Every sport has a body-type. Basketball and volleyball players benefit from physical attributes, while wrestlers and swimmers can isolate workouts to enhance specific muscle groups. In turn, every athlete is a bit off balance. For Israeli-born Pilates instructor, Tehila Marks, the aim is to get her clients back in balance—which, like all other aspects of being in shape, is hard to get into and easy to fall out of.
Balance is why Marks got into Pilates in the first place. Born in Jerusalem, Marks dreamt of becoming a professional ballet dancer from a young age. She relished in body movements and peak performance.
“My father would drive me an hour each way three times a week, so I could train at a revered ballet studio. That continued until political conflict closed the road,” Marks says. She was left with the desire to move, but no outlet.
When compulsory military service came calling, the young woman completed basic training with ease. She donned the uniform and saluted the brass, electing to teach at an immigrant camp to fulfill her service to the state. After a two-year stint, she entered Tel-Aviv University to pursue a degree in Art History, but she would need to pay for her studies by working full-time. She secured a position in the human resources department of an industrial company and was immediately charged with creating a wellness program for the employees and their families.
“I enrolled in a Pilates class to check out what it was all about,” Marks says. The aughts saw a spike of interest in Pilates, which was born from the ‘80s and the ‘90s fitness booms. She immediately connected with the body movements, harkening back to her days as a young ballet dancer, and enrolled in Pilates instructor certification classes that same day. School and work continued, but she invested most of her energy in gaining Pilates pedigree.
Pilates is the physical fitness system developed by Joseph Pilates, a German physical trainer who referred to his workout as “Contrology,” because as he saw it, the regimen was about control over strength, flexibility and stamina. He opened a few studios in New York in the 1930s and spent decades training teachers who would disperse throughout the United States and Canada to promulgate Pilates. Balance is one of the founding tenets of a Pilates workout. “The mind, when housed within a healthful body, possesses a glorious sense of power,” the fitness system’s namesake once said.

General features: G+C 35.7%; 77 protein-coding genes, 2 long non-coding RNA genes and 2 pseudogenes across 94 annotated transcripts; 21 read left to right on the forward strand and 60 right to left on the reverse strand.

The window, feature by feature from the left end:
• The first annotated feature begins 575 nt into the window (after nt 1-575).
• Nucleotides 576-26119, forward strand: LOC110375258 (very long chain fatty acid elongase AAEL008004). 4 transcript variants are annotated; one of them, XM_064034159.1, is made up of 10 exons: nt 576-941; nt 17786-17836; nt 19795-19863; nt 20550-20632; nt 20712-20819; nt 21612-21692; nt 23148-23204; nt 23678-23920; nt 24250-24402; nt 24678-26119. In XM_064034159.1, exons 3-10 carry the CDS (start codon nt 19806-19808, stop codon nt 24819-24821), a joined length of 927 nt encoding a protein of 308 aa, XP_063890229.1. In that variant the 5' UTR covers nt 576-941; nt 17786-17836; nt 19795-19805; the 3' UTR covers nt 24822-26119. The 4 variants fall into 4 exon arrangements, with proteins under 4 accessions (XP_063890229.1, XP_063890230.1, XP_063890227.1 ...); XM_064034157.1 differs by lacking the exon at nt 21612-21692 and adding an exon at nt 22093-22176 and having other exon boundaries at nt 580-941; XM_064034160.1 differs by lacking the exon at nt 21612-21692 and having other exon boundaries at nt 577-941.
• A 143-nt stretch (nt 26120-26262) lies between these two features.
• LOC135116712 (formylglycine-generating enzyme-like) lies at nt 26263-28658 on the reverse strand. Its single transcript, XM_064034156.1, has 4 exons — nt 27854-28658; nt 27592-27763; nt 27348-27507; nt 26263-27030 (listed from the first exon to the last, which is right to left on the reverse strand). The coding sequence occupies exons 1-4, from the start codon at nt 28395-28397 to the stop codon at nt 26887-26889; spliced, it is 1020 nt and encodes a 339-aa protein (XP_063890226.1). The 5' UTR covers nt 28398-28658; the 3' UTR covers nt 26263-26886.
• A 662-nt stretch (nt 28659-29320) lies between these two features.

Today, Marks owns a 1,200-foot studio, Tehila’s Pilates, in Riverside. Opened four years ago in conjunction with her husband, a massage therapist by trade, the studio serves as an opportunity for the Marks to help the community find balance. Her practice attracts novices and experts, amateur and professional athletes. For Marks, it’s about having a unified body and mind.
“Pilates is about preventative body care and maintenance of the body. It is not specifically to treat pain, it’s about treating the whole body and working to get the body into balance,” Marks says. “What happens is that chronic pain disappears when you activate muscles groups to compliment instead of work against (painful) areas of the body.”
She muses that while Pilates has been labeled as a possible cure for lower back pain, the benefits of practicing Pilates are about re-aligning the spine and the neck. “We work on balancing out the day to day posture of the body, which is neck rolled down looking at a phone or neck jutting forward looking at a screen.”
“With athletes, it is more about body awareness to where he or she is,” Marks says. She works with several Jacksonville Jaguars to help in both recovery from injury and maintenance of the body once healed. “Football players are usually out of balance,” she says. “Some have very thick, strong necks and huge quadriceps, but need to work on balancing that with a strong core.”
“Athletes use their bodies and undo progress every time they perform because that is what the sport asks of them,” Marks says. “There is always work to do on the body. What was accomplished today, will be the area to work on tomorrow.”
This feature story originally appeared in Void Magazine, Vol. 9, Issue 5, The Sports Issue under the title “Balancing the Body.”